The level of innovation on the smartphone itself is definitely yielding less and less fundamentally important changes.. my 'ancient' galaxy s2 with an oversized battery attached still does more or less everything i want it to do, with the exception of the terrible battery life clumsily resolved. The cpu, chipset, antenna, software, and display industries have all been 'innovating' around the same stagnant battery technology to use less power while doing more. But apart from battery life, only the higher res display and maybe the cameras on current models really seem like a tangible step up.
Actually, I came across a video recently making the broader claim that 'mobile is dead':
His point comes from the software side of engineering, focusing not on how multiple devices will be consolidated into fewer machines, but rather that software will eventually cease to be siloed from one device to the next, allowing for effortless transitioning between different form factors for different situations, from home to car to work and beyond.
I suspect one difference between China & US is the density. Even here is Silicon Valley, if I go drive along, I might continuously sniff out WiFi signals, but can't connect to most of them - because they're not publically available signals. Publically available WiFi signals have nowhere near the coverage of 3G/4G, unless you spend your entire life at home, work, and Starbucks.
I doubt it'll catch on, but another model is a compact MiFi box that provides WiFi (and maybe Bluetooth/BLE) connectivity that everything else (dialer, tablet, wwearables, laptop) can connect too. After all, why duplicate connectivity?
Going to the ISP model will hurt the MNO, of course, since the actual cost of voice and SMS is much, much less than the price charged. To get an idea, think of what SIP telephony costs. There are some MVNOs (such as Republic Wireless) that are already moving to VoIP (using data for all communications) -- Republic charges $10/month for "unlimited" voice (but I suspect if too many of your minutes are on 3G/4G instead of WiFi, you might be limted....)
Carrier grade telephone service is pretty much defined as five 9 service availability in telecom world. Five 9 means 99.999% availability. It effectively means no down time. As the telecom industry progress and change of people habbit, the standard maintains but the tolerance is higher. Callers expect dialtone when a phone is picked up. Callers expect a ringback tone that indicates an attempt to reach the desired party. However, callers accept a little poorer voice quality and sometimes the call reaches voice mail box instead. No doubt telephone calls are getting less popular and text messaging are getting more popular. That's why Whatsapp, WeChat and LINE become quite successful in the market. In addition, people are actually using voice service from these orignally text messaging apps if voice service is available. People do tolerant.
The beauty of smartphone is its flexibility. It's like a general purpose computer. The downside of smartphone is touch screen. It sometimes just doesn't work well with aging person with a shaky hand.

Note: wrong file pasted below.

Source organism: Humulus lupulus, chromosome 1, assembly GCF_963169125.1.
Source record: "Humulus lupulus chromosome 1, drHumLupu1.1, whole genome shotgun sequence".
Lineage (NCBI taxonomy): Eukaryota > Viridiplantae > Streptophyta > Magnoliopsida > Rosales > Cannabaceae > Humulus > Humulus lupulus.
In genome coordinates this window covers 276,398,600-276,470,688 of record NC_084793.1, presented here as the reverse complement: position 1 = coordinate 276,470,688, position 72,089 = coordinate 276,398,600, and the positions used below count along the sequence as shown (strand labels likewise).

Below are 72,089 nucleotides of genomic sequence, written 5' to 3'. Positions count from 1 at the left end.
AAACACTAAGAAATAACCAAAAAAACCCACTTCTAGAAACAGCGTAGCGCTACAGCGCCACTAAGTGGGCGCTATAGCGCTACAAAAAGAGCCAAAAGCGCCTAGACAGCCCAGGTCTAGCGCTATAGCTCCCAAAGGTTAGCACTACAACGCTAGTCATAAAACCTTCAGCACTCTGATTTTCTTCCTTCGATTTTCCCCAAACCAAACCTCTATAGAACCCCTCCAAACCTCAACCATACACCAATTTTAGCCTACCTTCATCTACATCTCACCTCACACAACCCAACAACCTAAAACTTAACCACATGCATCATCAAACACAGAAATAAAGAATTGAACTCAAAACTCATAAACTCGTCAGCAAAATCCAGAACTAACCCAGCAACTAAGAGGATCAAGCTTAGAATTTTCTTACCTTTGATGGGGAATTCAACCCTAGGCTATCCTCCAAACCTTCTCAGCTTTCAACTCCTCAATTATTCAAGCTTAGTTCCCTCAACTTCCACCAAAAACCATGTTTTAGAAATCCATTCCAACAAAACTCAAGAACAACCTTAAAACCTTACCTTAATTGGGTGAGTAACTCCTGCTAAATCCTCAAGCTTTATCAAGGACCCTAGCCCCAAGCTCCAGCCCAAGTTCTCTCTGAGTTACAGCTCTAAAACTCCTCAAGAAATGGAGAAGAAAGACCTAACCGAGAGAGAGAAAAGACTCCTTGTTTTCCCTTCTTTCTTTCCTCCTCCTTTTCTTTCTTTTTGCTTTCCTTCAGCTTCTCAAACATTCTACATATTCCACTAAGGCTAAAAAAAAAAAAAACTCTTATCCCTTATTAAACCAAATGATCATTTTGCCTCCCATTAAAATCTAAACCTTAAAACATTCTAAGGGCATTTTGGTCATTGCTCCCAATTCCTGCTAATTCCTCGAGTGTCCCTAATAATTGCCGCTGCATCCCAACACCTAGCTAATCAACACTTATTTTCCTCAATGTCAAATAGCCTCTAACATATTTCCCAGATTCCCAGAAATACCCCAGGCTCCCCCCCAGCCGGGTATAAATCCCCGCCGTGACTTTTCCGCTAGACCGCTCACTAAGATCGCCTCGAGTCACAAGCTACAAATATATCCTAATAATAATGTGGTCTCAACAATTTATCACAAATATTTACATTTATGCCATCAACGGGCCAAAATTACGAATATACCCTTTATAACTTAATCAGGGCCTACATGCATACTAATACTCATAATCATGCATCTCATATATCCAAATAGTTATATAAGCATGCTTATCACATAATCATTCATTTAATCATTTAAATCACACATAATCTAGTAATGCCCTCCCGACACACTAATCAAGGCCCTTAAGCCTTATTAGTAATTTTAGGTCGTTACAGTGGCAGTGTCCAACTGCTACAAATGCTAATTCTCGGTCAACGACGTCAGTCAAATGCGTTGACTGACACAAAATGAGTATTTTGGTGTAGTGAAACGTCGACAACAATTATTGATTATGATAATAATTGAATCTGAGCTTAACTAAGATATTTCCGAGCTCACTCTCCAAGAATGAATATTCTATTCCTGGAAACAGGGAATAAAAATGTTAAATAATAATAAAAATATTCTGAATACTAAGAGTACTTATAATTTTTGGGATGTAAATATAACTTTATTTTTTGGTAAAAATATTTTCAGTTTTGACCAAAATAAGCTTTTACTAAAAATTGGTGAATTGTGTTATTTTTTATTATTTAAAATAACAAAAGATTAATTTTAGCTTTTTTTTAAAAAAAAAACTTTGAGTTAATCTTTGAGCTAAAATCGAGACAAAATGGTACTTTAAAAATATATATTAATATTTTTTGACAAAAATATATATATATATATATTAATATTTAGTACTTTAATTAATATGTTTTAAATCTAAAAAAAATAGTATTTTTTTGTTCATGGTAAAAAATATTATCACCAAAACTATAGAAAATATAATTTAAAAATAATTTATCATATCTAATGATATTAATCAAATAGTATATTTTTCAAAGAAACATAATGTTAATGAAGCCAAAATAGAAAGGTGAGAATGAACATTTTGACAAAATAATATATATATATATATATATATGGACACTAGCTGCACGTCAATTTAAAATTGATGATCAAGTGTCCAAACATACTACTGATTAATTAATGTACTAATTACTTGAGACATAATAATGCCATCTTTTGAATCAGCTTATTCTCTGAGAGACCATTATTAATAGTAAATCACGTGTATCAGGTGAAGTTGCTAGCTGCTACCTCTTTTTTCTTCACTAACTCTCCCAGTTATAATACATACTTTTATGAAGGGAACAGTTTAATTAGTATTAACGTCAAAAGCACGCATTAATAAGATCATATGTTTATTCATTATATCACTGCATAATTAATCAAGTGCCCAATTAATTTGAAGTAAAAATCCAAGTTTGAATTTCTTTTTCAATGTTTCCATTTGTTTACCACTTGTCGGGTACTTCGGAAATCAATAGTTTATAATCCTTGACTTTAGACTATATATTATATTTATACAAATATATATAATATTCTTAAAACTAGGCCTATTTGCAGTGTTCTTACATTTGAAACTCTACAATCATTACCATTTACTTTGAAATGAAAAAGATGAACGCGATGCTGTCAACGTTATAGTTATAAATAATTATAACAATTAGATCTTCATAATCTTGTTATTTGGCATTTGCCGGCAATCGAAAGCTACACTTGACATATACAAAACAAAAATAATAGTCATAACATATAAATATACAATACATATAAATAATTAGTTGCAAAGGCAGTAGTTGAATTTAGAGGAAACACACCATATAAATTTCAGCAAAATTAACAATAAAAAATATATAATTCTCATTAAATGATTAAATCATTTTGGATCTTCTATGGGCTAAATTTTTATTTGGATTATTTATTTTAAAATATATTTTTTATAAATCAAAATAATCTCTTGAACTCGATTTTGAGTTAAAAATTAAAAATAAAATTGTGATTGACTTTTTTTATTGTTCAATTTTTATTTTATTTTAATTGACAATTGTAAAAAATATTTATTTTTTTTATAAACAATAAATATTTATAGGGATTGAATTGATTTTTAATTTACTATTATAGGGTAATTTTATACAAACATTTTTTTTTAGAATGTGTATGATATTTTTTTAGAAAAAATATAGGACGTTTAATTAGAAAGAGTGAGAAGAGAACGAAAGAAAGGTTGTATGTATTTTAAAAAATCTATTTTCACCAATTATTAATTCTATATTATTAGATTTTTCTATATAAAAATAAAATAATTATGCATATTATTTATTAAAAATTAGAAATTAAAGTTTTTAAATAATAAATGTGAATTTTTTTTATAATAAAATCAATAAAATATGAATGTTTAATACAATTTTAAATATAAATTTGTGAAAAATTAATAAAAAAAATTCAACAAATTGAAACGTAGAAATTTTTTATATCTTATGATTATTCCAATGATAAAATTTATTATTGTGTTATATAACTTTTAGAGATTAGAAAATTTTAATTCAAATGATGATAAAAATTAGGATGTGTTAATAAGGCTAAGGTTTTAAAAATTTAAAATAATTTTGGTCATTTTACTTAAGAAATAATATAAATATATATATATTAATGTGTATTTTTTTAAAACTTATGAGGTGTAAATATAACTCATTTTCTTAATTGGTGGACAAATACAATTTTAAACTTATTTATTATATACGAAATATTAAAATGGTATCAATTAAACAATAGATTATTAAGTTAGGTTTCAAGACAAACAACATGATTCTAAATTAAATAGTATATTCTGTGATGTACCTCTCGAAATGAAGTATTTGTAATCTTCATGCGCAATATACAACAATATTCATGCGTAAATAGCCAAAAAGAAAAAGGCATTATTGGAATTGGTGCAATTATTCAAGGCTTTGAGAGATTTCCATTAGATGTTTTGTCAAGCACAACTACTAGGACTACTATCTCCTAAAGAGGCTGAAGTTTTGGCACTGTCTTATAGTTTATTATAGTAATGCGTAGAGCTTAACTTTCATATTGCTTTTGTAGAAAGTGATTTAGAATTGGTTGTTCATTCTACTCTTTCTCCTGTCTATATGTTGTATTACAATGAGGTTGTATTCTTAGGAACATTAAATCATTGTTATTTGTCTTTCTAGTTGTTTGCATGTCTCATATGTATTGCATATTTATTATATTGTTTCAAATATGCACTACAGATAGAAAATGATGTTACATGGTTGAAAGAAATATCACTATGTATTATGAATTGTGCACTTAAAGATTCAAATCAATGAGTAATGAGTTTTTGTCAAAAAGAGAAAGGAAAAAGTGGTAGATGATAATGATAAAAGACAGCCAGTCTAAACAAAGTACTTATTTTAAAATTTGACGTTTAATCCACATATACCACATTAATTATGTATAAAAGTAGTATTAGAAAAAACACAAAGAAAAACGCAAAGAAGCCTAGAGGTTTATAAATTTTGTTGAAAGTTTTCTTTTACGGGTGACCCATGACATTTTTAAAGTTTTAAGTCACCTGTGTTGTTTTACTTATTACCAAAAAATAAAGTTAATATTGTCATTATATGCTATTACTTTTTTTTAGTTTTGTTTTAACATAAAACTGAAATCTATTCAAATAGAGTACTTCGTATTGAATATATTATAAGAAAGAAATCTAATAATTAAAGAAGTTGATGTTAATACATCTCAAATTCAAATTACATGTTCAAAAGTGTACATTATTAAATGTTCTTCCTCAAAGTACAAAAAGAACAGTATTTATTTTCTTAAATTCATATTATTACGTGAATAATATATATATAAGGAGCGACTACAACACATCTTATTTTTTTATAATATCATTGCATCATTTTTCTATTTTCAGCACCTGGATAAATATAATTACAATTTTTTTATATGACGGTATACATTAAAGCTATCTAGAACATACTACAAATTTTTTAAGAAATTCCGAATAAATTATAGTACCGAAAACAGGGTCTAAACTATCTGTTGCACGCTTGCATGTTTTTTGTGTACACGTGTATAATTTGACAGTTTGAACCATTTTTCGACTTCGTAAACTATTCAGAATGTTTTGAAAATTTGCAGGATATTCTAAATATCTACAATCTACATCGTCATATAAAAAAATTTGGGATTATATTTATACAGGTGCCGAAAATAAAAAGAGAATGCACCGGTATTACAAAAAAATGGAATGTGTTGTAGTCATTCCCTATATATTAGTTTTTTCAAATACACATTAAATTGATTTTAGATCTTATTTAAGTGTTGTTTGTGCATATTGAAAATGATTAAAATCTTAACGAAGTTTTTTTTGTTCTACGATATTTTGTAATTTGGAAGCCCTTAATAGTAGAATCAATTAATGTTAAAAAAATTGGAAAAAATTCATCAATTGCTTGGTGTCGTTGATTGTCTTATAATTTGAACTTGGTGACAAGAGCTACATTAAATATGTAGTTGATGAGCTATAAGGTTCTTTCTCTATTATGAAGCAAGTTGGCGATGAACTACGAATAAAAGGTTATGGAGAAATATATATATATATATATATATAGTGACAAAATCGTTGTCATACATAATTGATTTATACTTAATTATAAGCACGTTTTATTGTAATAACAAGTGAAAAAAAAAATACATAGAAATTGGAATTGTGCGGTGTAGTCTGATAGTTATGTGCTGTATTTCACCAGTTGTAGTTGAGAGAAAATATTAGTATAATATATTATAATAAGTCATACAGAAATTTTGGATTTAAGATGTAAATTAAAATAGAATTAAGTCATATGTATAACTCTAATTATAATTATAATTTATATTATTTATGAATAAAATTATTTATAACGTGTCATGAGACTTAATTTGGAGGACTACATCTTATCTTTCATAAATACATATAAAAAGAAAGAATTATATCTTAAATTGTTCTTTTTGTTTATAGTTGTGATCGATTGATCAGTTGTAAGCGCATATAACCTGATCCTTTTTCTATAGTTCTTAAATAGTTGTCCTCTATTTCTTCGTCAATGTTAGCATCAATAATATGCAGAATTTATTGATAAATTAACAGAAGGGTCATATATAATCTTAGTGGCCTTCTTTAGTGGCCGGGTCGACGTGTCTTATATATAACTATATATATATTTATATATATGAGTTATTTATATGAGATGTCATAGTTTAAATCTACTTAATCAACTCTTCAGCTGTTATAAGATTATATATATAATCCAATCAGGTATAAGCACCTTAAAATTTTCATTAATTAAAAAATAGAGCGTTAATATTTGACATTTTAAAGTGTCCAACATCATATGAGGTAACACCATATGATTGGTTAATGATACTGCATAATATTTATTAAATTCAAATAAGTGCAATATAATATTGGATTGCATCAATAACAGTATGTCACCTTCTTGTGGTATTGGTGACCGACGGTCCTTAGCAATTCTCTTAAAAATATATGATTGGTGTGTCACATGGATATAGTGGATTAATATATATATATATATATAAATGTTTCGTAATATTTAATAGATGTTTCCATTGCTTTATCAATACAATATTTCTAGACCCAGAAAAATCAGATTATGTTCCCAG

IMO, risky to draw a conclusion from local observation for a global market with strong variations in habits between different world regions (even in Europa, two neighboring countries may see very different mobility markets)
I've never been there, but an Indian engineer told me yesterday that the Samsung Note is very popular in his home country. When he first saw a person holding such a large device to his ear, it seemed strange, as he was visiting from the States. But now it is a commonplace view. For myself, if I have work to do, I bring a Dell notebook and an iPhone. If I am relaxing, just a Kindle.
Yes, the road will be safer because we won't be using smartphone quite the same in the future and wearables (glass being one method) plays an important role in replacing Smartphone, IMHO. It's much more accessible than Smartphone, and w/ voice recognition it will do much of what Smartphone does today. I COMPLETELY AGREE with another post that people better not be doing crazy things w/ tablet while driving ... it's NOT SAFE!
I hope we are not serious about the statement "the road will be safer" with these future devices.Please do not drive and use your tablet devices.Remember, all of EETimes readers are not adults.For example, students (who are 18 years old) do visit this site.For example, my students are required to visit this site, select a technical article, and write about the content of that article as future engineers and computer professionals.I do not think we want readers to believe that driving with any tablet device is safe.It is recommended that we use these tablet devices when we are not driving, please.
@Charles Desassure - Amen to that. There are enough accidents caused by people using phones now, imagine how much more there would be if people start making video calls while driving. I have a car kit in my car and I still pull over or ring my caller back if I am in traffic and it's anything more than the wife telling me to get some milk on the way home. I just don't trust myself to think about 2 things at once. Here in Australia there are penalties for using phones hand-held while driving, but they are not large enough and certainly are not enforced enough, though that might be changing. And don't get me started on texting while driving......